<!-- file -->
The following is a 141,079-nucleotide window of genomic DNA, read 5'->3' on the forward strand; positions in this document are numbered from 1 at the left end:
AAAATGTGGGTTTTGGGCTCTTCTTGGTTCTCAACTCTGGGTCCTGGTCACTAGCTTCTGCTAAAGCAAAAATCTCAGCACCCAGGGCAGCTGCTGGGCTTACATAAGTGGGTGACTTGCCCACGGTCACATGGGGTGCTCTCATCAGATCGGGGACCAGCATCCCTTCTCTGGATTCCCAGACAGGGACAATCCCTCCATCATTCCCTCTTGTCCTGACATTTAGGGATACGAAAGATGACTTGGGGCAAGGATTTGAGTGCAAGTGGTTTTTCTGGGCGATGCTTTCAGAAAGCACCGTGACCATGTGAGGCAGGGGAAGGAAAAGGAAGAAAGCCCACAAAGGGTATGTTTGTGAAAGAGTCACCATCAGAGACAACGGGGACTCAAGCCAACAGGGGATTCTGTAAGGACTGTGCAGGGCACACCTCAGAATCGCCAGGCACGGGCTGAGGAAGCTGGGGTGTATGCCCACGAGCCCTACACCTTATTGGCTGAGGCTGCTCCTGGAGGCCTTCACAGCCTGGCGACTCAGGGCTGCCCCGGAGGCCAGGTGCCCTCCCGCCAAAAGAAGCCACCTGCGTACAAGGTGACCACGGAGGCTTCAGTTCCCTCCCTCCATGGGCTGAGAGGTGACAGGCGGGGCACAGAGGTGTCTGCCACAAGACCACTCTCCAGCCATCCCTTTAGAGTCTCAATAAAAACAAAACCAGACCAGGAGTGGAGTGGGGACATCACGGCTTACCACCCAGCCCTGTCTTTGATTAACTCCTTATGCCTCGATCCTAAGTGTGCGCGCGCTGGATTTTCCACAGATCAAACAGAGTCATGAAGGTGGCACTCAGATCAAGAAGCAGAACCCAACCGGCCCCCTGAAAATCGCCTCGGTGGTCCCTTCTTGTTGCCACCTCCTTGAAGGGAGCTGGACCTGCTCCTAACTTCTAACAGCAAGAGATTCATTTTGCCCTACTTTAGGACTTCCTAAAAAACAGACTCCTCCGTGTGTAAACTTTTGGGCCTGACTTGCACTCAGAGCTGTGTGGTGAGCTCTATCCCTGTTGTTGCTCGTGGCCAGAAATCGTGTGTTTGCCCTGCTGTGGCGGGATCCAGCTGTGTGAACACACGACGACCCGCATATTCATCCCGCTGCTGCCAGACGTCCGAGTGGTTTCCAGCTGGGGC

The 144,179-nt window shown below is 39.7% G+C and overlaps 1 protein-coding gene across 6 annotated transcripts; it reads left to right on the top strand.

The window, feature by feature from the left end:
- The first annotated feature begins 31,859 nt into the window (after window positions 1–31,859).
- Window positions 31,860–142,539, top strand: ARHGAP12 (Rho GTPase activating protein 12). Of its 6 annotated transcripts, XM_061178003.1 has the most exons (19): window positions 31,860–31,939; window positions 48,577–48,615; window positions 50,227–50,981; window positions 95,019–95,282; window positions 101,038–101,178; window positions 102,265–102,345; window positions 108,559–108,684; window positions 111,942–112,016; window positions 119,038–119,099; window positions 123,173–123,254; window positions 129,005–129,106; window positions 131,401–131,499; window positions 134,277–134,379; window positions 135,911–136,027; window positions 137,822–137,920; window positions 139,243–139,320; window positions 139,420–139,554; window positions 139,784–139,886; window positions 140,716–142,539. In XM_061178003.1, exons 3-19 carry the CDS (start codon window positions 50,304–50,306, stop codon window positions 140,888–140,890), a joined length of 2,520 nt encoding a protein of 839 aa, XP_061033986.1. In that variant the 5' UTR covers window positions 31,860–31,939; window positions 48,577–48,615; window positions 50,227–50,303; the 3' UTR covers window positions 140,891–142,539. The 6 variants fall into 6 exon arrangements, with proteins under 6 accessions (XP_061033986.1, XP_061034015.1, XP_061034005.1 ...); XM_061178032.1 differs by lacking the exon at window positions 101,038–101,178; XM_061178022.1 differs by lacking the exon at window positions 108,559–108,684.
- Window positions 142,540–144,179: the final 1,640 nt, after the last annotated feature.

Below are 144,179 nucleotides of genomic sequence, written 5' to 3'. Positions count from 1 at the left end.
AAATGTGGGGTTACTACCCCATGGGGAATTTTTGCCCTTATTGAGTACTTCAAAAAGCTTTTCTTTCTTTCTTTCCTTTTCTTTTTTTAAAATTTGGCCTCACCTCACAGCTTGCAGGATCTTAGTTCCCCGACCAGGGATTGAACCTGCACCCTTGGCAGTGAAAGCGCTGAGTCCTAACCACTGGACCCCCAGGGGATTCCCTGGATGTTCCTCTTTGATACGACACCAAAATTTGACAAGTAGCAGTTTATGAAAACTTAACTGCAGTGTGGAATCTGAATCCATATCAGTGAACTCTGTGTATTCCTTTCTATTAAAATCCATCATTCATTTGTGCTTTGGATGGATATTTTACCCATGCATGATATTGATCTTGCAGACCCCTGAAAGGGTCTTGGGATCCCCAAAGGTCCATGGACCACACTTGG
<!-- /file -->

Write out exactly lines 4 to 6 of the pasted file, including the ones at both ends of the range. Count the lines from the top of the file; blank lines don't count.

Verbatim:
The window, feature by feature from the left end:
- The first annotated feature begins 31,859 nt into the window (after window positions 1–31,859).
- Window positions 31,860–142,539, top strand: ARHGAP12 (Rho GTPase activating protein 12). Of its 6 annotated transcripts, XM_061178003.1 has the most exons (19): window positions 31,860–31,939; window positions 48,577–48,615; window positions 50,227–50,981; window positions 95,019–95,282; window positions 101,038–101,178; window positions 102,265–102,345; window positions 108,559–108,684; window positions 111,942–112,016; window positions 119,038–119,099; window positions 123,173–123,254; window positions 129,005–129,106; window positions 131,401–131,499; window positions 134,277–134,379; window positions 135,911–136,027; window positions 137,822–137,920; window positions 139,243–139,320; window positions 139,420–139,554; window positions 139,784–139,886; window positions 140,716–142,539. In XM_061178003.1, exons 3-19 carry the CDS (start codon window positions 50,304–50,306, stop codon window positions 140,888–140,890), a joined length of 2,520 nt encoding a protein of 839 aa, XP_061033986.1. In that variant the 5' UTR covers window positions 31,860–31,939; window positions 48,577–48,615; window positions 50,227–50,303; the 3' UTR covers window positions 140,891–142,539. The 6 variants fall into 6 exon arrangements, with proteins under 6 accessions (XP_061033986.1, XP_061034015.1, XP_061034005.1 ...); XM_061178032.1 differs by lacking the exon at window positions 101,038–101,178; XM_061178022.1 differs by lacking the exon at window positions 108,559–108,684.